In 2019, I was fortunate enough to find myself in Maine, during Cig Harvey’s Eating Flowers: Sensations of Cig Harvey exhibition at the Ogunquit Museum of American Art . It was an immersive experience of color, beauty, emotion and text and her soon-to-be released book, Blue Violet (released on May 4th) feels like an expansion of that experience as she dives into even deeper waters of sumptuous seeing. Part art book, botanical guide, historical encyclopedia, and poetry collection, Blue Violet is a compendium of beauty, color, and sensory abundance, employing plants, flowers, and our experience to the natural world as the threads that tie it all together.
Exploring the five senses, Blue Violet takes the reader on a journey through nature and the range of human emotions, rich images, drawings, and writing, Blue Violet is deeply personal—dedicated to a friend Harvey lost to leukemia. As Jacoba Urist writes in her moving essay:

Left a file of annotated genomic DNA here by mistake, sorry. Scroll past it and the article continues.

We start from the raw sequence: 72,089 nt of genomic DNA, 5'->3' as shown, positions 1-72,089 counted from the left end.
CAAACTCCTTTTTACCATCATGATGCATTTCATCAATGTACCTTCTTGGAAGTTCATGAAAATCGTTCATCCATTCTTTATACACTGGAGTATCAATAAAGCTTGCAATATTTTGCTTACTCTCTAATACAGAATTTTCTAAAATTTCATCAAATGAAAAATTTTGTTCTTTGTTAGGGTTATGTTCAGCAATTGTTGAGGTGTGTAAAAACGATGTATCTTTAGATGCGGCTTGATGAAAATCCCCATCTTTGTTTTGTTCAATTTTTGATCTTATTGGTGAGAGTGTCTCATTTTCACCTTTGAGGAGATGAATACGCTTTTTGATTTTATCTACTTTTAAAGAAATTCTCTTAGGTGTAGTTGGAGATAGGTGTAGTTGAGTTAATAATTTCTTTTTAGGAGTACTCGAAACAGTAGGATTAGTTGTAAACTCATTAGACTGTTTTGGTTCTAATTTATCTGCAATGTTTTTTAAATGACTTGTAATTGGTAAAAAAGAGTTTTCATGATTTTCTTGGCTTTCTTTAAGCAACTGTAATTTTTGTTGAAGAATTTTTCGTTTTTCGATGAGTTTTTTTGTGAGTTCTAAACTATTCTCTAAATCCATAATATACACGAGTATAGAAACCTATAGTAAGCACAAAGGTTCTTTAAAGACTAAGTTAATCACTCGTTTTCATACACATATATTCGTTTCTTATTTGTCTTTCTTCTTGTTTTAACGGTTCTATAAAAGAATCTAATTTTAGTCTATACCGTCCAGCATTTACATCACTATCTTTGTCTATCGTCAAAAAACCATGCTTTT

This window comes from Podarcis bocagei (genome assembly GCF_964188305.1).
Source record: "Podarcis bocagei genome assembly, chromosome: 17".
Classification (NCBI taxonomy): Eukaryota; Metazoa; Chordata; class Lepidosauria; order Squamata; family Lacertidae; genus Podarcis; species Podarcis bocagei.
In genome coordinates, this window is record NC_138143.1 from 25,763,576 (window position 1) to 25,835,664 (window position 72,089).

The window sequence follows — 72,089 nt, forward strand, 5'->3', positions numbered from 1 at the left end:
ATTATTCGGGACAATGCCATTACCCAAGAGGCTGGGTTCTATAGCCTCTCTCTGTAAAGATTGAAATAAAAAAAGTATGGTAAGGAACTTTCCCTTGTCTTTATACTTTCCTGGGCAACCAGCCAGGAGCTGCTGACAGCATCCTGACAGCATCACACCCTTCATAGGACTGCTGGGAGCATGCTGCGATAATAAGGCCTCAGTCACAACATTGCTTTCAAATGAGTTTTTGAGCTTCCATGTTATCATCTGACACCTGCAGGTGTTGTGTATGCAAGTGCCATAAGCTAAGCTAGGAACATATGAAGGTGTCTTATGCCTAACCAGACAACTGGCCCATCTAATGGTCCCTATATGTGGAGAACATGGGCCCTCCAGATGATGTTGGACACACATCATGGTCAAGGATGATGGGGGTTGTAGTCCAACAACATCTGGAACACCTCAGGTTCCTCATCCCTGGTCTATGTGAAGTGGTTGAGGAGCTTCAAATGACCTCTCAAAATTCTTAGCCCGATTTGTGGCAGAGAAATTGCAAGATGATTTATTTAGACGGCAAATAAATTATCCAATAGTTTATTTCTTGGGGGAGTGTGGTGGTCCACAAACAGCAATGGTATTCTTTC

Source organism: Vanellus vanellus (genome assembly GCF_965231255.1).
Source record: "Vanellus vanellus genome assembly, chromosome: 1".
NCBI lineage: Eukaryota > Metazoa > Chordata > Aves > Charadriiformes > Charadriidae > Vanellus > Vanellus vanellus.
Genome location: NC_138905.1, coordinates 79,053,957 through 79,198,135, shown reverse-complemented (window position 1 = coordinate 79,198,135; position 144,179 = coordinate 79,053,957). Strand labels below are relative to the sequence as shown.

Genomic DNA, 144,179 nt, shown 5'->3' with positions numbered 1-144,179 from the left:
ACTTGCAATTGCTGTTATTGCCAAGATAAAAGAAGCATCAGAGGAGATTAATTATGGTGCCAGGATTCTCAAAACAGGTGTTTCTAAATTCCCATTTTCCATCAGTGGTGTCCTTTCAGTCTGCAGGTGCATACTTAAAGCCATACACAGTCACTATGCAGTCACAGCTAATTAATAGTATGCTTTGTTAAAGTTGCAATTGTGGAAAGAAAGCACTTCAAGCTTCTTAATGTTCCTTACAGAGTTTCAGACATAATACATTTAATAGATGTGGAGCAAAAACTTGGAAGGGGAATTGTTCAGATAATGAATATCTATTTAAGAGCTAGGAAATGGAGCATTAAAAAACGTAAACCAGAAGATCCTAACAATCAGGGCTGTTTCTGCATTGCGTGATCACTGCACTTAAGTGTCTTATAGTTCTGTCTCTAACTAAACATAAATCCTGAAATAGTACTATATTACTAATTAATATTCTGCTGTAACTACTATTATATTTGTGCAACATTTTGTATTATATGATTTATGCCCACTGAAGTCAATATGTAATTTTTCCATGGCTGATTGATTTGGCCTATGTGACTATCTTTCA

Her work has always incited a jolt, eliciting a reflexive gasp of awe, triggered by memory or emotion . . . . Blue Violet is no exception, and readers may be forgiven for assuming this, her fourth monograph, is about botanicals and that sharp intake of air we experience when we encounter, say, the riotous blue of a perfect, singular violet. In fact, these images aren’t about flora. They are however, as she notes compactly, of flowers. They are about living and dying–and her dear friend Mary, who managed to do both, to live as though there were a future, although she knew time was slipping. And most stunningly, Blue Violet is about empathy and the vast potential of beauty—if only for a heartbeat or two —to bridge what seems more and more like irrevocable chasms.
Interspersed throughout the book are 150 stunning images and thoughtful text in a variety of forms—prose, poetry, recipes, lists, research pieces, diagrams whose titles are themselves poems in miniature: : “How to Force Blossoms”; “The Changing Color of Hydrangeas”; “Insomniacs may choose to plant a night garden. Or simply move their beds outside.”; “A Playlist for an Evening Primrose”; “How to Make Hibiscus Tea”; and more.